How old were you when you started running? I was 10. Today, I run every day. Simply put, I love running and I run various events from relays to ultra-marathons. This year, my next run is with the “Witness to Fitness” team at the Vermont City Marathon with a group of very different runners, from new to experienced.
Today, we’re seeing more and more kids running. Some of them are very young. Running is a wonderful activity for children, for many different reasons.
Yet, there are persistent questions I get from parents: How young is too young? How many miles are too many? Won’t they get hurt? The cultural context of our time is that kids “shouldn’t overdo it,” that 30 or 50 – or, even 70 miles — per week is an unusual running mileage for a teenager. We tend to think of running as a punishment, but never has it been more critical that kids get moving. Studies show that 17% of American children ages 2-10 are overweight and fewer than 6% of middle school kids attend physical education classes.
Here are some healthy ways you can encourage your child or children to run:
- Follow your child’s passion. First and foremost, a love of running should be driven by the child himself or herself — not the parent or coach. The parent or coach may encourage and promote excellence for sure, but bottom line is it needs to be fun for the child.
- Keep it age appropriate. As in adult training, if you progress too quickly you run the risk of injury. Running allows children to be physically active at their own pace. Respect that. Kids should not start running before kindergarten. At ages 5-8, running can be encouraged as part of play (remember the game of tag?). At ages 9-12, kids may start participating in races or running as part of a team sport.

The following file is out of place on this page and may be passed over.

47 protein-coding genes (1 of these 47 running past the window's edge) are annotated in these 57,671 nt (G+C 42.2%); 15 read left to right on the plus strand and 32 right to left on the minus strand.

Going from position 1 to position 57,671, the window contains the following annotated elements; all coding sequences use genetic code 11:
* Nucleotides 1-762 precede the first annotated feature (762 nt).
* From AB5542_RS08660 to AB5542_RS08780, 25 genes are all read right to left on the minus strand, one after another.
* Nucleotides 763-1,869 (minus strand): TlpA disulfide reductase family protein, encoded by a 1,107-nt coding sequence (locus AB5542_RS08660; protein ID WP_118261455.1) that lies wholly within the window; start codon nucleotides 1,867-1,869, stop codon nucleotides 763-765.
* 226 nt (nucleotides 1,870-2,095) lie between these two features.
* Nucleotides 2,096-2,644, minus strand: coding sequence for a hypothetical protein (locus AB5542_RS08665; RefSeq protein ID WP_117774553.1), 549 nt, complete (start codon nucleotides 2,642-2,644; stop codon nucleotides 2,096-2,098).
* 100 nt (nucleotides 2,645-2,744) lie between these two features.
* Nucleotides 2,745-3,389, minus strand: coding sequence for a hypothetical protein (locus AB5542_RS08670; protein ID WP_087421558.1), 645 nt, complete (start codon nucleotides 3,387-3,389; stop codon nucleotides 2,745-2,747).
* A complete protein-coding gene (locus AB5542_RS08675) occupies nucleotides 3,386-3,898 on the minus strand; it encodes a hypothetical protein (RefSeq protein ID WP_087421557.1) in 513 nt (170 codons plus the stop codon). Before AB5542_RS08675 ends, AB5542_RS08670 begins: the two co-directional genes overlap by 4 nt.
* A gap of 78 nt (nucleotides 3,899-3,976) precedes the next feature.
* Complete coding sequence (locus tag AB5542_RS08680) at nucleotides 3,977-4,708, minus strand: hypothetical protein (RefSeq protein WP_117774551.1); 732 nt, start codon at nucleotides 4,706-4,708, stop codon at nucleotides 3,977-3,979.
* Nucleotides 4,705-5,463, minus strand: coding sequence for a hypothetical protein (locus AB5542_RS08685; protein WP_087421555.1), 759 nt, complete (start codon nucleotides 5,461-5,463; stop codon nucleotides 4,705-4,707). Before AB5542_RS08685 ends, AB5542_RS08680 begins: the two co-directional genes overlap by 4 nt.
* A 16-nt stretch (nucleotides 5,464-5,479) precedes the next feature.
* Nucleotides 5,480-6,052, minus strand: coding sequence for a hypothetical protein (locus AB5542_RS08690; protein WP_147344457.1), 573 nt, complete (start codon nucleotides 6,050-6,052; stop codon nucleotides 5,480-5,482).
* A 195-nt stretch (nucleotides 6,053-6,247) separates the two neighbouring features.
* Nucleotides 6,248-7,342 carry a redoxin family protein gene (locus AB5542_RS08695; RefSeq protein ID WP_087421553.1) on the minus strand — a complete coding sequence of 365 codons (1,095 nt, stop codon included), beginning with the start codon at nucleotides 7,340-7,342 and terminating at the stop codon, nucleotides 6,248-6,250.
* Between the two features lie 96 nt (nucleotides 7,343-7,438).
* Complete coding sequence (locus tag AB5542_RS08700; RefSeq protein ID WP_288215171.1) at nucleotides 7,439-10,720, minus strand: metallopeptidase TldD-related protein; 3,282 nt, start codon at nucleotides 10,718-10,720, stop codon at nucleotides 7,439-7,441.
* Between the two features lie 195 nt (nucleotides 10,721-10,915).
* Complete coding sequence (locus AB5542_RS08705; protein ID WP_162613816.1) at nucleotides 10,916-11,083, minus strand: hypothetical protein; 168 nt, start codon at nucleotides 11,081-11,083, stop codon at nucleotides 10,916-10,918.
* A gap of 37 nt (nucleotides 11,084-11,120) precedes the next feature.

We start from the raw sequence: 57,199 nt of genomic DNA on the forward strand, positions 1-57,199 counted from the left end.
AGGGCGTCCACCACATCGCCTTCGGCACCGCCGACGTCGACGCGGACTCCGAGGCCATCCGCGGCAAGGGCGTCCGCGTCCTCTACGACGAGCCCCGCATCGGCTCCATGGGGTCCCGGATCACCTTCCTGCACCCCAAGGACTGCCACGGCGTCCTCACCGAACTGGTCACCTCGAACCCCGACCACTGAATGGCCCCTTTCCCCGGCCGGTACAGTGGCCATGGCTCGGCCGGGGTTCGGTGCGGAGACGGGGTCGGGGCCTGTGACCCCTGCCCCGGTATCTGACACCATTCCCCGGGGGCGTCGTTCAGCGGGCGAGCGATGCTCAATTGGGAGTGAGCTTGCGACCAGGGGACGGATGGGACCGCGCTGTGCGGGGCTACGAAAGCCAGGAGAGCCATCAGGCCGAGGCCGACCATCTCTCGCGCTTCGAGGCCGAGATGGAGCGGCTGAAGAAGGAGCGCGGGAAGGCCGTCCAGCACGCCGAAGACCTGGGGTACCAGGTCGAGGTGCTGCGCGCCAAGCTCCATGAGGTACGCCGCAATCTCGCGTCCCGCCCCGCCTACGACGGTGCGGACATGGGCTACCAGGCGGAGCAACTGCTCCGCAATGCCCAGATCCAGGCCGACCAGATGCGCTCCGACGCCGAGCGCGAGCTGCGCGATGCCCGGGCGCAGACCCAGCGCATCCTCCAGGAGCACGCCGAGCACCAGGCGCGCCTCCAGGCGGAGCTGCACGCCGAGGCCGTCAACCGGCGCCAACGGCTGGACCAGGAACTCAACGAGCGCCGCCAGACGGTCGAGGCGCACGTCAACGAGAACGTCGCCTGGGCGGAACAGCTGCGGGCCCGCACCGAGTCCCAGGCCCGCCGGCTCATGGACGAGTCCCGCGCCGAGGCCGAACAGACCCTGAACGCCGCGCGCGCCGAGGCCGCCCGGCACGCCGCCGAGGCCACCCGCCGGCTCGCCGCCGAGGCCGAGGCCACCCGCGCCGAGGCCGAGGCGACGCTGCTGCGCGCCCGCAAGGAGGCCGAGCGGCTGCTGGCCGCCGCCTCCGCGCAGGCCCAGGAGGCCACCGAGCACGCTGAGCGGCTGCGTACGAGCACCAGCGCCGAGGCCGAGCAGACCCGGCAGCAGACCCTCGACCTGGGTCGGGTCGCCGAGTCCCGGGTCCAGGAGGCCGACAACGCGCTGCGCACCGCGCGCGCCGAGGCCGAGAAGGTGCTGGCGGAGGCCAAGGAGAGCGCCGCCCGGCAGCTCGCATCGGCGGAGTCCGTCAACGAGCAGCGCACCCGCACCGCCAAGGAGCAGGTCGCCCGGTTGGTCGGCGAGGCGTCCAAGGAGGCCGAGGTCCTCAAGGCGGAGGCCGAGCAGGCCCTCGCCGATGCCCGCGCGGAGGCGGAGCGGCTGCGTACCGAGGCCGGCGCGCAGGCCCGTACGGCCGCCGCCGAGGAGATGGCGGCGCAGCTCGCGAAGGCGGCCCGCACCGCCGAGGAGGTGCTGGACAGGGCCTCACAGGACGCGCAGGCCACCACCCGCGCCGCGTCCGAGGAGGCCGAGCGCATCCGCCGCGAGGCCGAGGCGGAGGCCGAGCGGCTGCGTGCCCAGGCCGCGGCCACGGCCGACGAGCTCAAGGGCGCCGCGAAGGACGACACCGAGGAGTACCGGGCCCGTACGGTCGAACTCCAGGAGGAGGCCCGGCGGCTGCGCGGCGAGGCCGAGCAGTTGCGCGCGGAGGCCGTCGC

- Mix it up with other sports. As with elite adult runners, it is also beneficial (and injury-reducing) to cross train. Keep it well rounded with your kids: try soccer, hockey, basketball, the list goes on…let them play it all and discover what they like.
- Get the right shoes. The great thing about running is that it’s a low-cost sport. Often times all you need to buy are a pair of shoes. That said, make the best choice for your child. Start early with a good pair of shoes (or even no shoe at all). This allows your child’s feet to develop intrinsic muscles and proper running technique. Barefoot Running at Harvard is an excellent resource for information on this topic.
- Align fitness goals with other goals. Is your child running his or her first 5K? How about also making it a goal to read five books, or do five volunteer activities while training? Being a well-rounded athlete also means being a well-rounded person. Find new and inventive ways to help your child develop.
What may be even more important than all of these tips is family activity. Set an example for your children by getting active yourself. There are a lot of local, community events that can help you get started. Try the Catamount Tuesday Night Trail Running Series: Families of all ages are welcome and you can trail race various distances. RunVermont is another wonderful resource for families as it offers running events for all ages.
See you out on the trail!
Sahmon Fallahian, MD, is a family medicine physician with the Colchester Family Practice.